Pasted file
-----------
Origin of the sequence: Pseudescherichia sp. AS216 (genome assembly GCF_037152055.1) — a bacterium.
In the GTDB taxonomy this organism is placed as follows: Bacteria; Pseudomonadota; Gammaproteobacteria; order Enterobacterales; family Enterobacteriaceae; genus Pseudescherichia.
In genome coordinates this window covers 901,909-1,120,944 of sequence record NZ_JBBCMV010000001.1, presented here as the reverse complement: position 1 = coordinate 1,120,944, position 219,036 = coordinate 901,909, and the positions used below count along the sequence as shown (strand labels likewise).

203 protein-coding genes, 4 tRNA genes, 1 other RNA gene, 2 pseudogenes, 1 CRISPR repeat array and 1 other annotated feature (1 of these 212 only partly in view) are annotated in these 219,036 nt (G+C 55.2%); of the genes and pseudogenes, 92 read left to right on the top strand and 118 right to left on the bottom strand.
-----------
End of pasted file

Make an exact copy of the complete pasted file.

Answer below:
Origin of the sequence: Pseudescherichia sp. AS216 (genome assembly GCF_037152055.1) — a bacterium.
In the GTDB taxonomy this organism is placed as follows: Bacteria; Pseudomonadota; Gammaproteobacteria; order Enterobacterales; family Enterobacteriaceae; genus Pseudescherichia.
In genome coordinates this window covers 901,909-1,120,944 of sequence record NZ_JBBCMV010000001.1, presented here as the reverse complement: position 1 = coordinate 1,120,944, position 219,036 = coordinate 901,909, and the positions used below count along the sequence as shown (strand labels likewise).

203 protein-coding genes, 4 tRNA genes, 1 other RNA gene, 2 pseudogenes, 1 CRISPR repeat array and 1 other annotated feature (1 of these 212 only partly in view) are annotated in these 219,036 nt (G+C 55.2%); of the genes and pseudogenes, 92 read left to right on the top strand and 118 right to left on the bottom strand.